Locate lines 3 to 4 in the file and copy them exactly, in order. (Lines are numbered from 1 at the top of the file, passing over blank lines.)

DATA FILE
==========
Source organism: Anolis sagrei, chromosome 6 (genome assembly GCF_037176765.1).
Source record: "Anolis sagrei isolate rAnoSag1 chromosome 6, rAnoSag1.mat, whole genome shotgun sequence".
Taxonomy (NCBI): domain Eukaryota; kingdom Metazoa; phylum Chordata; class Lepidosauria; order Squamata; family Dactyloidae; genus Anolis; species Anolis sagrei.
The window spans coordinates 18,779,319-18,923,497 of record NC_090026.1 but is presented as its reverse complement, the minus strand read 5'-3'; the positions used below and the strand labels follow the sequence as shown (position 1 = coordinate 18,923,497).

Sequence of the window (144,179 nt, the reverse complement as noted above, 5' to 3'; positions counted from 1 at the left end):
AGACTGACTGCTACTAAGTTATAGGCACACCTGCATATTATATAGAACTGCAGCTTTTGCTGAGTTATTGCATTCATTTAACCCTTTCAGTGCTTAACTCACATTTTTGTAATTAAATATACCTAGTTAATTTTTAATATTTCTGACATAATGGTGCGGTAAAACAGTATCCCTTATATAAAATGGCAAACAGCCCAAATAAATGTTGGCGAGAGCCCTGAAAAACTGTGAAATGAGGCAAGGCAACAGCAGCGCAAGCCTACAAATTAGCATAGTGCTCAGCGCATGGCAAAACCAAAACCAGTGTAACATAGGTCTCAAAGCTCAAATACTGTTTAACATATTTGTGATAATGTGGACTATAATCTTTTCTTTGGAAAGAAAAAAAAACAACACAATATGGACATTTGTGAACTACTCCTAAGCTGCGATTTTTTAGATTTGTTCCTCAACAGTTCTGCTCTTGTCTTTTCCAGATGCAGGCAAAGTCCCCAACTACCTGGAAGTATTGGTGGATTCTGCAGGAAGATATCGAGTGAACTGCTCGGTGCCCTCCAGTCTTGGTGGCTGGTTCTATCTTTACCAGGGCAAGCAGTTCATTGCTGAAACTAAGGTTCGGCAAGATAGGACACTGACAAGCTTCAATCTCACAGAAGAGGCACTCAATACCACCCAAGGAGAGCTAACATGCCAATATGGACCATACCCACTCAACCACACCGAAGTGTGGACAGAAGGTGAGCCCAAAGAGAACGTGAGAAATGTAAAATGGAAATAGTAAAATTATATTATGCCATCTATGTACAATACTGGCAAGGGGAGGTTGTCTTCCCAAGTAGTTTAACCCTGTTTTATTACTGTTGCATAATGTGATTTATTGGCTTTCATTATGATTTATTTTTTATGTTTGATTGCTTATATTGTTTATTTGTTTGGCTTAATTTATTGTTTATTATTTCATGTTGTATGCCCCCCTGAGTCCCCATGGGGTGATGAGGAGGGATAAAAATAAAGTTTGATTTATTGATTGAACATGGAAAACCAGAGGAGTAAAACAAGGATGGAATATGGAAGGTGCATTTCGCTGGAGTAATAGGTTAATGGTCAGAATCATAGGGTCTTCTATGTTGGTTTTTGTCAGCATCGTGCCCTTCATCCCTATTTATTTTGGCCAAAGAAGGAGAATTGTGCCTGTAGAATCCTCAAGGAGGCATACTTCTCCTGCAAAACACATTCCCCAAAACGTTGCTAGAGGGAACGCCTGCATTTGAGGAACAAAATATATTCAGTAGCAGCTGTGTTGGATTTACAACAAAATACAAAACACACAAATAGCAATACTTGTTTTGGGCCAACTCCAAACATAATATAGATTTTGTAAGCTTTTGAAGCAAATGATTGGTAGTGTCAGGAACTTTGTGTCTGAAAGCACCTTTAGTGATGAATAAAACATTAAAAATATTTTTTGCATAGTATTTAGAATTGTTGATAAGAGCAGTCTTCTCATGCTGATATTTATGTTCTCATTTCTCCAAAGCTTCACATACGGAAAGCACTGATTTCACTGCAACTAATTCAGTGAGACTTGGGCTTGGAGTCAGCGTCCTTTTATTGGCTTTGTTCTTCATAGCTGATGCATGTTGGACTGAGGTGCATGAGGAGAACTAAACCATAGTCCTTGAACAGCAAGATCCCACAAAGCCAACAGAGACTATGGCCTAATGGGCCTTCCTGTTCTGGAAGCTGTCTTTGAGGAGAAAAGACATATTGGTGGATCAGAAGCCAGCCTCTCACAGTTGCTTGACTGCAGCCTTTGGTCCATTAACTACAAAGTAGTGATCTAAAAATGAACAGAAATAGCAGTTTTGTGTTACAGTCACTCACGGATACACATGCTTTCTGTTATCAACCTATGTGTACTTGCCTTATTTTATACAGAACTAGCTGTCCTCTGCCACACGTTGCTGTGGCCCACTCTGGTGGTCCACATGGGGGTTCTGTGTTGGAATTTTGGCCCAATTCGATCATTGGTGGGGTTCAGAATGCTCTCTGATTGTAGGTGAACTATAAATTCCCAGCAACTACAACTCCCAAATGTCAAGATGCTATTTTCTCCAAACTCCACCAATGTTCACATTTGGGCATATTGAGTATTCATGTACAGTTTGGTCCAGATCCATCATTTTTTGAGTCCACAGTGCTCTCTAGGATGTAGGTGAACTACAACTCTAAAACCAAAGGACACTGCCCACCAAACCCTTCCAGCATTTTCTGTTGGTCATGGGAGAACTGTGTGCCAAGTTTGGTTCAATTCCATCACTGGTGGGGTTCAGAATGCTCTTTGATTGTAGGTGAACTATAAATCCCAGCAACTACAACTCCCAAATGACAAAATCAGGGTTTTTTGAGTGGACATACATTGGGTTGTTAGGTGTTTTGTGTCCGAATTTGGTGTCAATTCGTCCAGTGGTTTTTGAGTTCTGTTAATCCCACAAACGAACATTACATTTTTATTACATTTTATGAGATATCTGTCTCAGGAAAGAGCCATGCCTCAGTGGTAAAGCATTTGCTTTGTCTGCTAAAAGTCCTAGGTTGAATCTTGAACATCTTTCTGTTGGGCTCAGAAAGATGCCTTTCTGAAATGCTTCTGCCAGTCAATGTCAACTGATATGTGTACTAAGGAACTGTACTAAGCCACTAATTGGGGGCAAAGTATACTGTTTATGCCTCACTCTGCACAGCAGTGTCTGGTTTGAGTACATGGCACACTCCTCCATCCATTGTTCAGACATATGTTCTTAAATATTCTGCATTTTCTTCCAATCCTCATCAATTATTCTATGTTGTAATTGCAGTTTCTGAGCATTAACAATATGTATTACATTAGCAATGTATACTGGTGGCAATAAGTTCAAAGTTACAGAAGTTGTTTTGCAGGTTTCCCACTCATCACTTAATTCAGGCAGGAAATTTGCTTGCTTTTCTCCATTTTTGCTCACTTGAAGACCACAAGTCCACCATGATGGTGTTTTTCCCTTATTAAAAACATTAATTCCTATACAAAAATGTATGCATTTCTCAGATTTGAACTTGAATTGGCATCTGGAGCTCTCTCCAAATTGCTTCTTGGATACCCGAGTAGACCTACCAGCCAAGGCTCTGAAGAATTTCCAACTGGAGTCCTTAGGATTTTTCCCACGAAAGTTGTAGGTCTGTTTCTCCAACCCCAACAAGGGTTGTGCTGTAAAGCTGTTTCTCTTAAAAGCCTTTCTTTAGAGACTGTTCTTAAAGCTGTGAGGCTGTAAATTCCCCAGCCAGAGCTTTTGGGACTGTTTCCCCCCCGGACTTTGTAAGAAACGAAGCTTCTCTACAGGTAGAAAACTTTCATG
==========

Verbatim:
Taxonomy (NCBI): domain Eukaryota; kingdom Metazoa; phylum Chordata; class Lepidosauria; order Squamata; family Dactyloidae; genus Anolis; species Anolis sagrei.
The window spans coordinates 18,779,319-18,923,497 of record NC_090026.1 but is presented as its reverse complement, the minus strand read 5'-3'; the positions used below and the strand labels follow the sequence as shown (position 1 = coordinate 18,923,497).